Mitsuru Adachi article published in Animerica Vol. 10, No. 9, September 2002
This article was written by and is copyrighted to Patricia Duffield and may not be reproduced in part or whole without permission.Mitsuru Adachi's name is synonymous with sports manga, especially baseball stories. He's been an MVP in the weekly Shonen (first o long) Sunday comics anthology since the 1980's, and his longest running titles, Touch and H2, are two of the best loved sports comics of all time. Of course, there's more to Adachi than just his remarkable ability to draw sports in action. When he does write about sports, they are often used as a backdrop for the characters' lives, the stage on which the stories are set. It's the subtlety and humanity with which he writes his stories that make him a master and worthy of more recognition outside of Japan.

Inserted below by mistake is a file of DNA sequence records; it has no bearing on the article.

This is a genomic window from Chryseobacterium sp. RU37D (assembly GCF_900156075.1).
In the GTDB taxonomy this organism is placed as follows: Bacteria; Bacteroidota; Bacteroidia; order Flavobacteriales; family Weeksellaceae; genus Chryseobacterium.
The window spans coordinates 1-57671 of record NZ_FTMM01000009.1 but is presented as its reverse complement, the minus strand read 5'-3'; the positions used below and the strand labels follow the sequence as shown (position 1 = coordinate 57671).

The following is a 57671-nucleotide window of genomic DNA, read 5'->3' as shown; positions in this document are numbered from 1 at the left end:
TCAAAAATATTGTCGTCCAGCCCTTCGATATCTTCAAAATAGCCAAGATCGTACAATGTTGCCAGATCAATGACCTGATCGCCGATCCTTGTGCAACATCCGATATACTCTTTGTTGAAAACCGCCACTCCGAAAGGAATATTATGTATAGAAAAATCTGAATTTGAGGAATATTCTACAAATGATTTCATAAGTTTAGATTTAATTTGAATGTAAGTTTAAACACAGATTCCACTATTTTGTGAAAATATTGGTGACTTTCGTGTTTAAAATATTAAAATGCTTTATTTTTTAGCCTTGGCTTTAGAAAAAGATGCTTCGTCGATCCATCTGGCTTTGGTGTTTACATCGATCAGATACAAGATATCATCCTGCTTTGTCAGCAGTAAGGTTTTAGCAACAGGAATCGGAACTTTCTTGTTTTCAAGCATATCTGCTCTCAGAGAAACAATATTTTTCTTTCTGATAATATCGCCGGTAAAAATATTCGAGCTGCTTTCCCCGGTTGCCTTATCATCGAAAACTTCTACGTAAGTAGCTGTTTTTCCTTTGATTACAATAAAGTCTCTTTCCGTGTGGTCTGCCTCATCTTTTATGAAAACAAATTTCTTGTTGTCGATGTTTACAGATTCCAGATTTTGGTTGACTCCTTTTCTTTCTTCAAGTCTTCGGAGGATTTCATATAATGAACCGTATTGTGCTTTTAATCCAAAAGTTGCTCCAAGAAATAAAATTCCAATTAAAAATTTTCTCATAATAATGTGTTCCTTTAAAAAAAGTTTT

Let's get something straight right off the bat. One of the characteristics which distinguishes Adachi is his ability to work both within and outside of the genre which made him a star. Take for example Niji-iro Tohgarashi (Rainbow-colored Peppers). Although Adachi swears it takes place in the future, the setting is similar to Japan's Tokugawa Era (about 200-300 years ago), and it includes environmental themes and bloody fighting. Itsumo Misora (Always Misora) is a strange, amusing, supernatural tale of a girl destined to be the first Japanese actress to win an Oscar. The comic Jinbe (long e) revolves around the complicated relationship between Jinpei Takanashi and his adopted daughter. In Hiatari Ryoko! (both o's long) (Wonderfully Sunny!), the heroine moves in with her aunt who has four male, teenaged borders! It's the perfect set up for a sitcom, but Wonderfully Sunny! focuses more on the characters and romance, as the often bickering leads learn to appreciate one another. So never doubt that Adachi can do more than sports stories.